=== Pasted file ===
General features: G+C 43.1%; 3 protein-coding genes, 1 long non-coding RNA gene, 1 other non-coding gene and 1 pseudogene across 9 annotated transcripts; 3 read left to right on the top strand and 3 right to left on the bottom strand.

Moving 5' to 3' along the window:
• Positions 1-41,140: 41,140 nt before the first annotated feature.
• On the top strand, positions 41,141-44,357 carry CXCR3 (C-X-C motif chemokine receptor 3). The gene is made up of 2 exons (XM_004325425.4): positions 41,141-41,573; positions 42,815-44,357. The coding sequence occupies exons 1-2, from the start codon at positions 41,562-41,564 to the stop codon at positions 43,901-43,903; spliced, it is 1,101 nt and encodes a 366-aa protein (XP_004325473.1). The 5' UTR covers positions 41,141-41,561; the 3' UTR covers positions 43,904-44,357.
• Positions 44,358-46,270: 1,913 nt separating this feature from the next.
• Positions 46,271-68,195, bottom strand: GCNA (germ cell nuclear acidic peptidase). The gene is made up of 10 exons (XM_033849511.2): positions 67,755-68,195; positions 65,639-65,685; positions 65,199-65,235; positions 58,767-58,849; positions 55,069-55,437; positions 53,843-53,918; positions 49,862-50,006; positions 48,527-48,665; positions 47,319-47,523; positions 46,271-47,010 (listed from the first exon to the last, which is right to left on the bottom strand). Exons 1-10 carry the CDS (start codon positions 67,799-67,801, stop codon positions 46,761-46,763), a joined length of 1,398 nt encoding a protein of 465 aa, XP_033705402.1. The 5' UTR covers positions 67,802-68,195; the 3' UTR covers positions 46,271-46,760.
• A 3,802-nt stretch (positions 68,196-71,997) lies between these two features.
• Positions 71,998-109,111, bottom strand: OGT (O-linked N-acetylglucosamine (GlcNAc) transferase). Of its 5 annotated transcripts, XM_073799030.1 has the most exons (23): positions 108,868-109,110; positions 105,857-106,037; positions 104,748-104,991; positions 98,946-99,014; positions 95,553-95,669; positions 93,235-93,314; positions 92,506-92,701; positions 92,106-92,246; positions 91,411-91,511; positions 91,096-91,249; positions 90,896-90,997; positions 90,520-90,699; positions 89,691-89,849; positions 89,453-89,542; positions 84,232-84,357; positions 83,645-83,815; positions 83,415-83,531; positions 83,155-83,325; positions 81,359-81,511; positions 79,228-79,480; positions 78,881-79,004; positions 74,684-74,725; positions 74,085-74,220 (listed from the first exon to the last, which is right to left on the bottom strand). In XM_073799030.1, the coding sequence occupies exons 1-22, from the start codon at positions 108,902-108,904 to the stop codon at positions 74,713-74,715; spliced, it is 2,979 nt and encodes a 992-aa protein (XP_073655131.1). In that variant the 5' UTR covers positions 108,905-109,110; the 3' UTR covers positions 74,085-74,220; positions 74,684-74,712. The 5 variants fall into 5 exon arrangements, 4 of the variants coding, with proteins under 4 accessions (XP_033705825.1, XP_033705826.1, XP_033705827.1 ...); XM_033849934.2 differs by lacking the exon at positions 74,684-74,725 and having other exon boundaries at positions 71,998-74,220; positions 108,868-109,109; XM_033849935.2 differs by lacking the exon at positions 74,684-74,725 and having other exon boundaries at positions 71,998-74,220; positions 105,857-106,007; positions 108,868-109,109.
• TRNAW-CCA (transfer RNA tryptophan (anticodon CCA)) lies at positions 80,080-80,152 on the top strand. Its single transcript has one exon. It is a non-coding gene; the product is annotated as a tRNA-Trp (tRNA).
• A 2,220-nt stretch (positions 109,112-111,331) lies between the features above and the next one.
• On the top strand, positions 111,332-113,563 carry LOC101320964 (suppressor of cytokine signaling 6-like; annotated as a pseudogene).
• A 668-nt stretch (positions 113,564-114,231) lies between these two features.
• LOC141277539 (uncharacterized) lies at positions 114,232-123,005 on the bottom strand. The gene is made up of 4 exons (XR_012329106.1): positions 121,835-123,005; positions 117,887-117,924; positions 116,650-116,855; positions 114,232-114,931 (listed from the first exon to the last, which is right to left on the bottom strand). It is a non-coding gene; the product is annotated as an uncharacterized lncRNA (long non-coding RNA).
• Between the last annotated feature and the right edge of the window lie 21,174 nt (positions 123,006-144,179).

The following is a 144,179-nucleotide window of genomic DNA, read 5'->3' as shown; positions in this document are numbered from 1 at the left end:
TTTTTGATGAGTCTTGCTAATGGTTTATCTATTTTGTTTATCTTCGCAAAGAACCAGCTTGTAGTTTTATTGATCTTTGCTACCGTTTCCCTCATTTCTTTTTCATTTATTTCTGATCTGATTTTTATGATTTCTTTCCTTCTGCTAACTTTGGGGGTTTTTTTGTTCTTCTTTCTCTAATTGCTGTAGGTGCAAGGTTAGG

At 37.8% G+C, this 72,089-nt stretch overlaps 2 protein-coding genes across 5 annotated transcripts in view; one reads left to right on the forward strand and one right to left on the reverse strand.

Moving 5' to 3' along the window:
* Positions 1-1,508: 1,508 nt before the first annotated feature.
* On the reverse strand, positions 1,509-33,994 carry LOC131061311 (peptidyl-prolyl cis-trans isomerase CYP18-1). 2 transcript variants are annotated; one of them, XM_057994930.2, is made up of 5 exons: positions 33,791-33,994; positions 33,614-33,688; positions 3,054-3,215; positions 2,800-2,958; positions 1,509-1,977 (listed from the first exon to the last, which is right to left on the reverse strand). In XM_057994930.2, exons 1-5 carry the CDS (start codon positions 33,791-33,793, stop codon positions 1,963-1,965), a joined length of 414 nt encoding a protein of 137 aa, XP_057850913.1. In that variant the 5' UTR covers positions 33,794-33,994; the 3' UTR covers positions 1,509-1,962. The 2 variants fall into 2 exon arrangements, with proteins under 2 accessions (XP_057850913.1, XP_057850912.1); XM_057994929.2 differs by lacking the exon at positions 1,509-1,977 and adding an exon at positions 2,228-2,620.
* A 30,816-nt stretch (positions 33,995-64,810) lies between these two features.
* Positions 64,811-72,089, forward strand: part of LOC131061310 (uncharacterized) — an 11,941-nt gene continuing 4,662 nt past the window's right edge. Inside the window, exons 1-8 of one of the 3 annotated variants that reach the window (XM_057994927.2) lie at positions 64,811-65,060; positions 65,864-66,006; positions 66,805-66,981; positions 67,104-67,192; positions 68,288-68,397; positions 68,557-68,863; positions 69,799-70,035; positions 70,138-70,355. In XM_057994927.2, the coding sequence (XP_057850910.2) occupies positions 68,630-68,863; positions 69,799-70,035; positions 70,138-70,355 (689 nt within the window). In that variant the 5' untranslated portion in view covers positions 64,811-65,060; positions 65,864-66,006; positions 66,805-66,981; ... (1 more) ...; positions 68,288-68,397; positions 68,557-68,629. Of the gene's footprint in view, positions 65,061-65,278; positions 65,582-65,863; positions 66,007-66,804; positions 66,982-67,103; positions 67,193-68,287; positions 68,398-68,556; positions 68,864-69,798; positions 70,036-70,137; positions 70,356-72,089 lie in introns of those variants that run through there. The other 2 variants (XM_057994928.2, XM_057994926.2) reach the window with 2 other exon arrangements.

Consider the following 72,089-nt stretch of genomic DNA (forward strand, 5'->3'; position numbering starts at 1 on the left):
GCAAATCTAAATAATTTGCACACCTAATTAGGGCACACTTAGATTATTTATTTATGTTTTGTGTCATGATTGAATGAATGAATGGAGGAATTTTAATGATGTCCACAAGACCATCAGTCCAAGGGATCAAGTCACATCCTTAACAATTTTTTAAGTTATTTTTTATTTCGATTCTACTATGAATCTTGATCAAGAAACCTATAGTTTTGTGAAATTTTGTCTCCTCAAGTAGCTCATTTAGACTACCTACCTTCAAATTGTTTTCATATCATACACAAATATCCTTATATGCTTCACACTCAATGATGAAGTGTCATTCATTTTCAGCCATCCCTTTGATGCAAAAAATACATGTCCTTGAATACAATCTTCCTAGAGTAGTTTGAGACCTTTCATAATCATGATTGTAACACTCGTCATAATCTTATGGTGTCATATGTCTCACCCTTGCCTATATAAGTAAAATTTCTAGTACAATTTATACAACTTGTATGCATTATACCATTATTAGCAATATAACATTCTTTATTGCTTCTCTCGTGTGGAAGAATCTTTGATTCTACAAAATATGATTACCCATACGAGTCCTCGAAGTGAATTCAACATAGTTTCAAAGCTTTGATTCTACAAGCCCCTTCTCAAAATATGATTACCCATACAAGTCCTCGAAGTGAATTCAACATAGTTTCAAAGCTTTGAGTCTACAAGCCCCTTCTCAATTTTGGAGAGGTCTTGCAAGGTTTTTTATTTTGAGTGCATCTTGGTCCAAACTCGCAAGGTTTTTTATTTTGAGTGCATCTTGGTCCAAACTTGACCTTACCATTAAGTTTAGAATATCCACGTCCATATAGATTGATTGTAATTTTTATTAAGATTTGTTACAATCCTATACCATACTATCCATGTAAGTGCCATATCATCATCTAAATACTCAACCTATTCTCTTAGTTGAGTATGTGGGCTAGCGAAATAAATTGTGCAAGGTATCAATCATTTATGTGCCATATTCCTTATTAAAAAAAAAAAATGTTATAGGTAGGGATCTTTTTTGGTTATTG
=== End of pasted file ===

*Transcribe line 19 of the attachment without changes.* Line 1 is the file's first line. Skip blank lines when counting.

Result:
* Positions 1-1,508: 1,508 nt before the first annotated feature.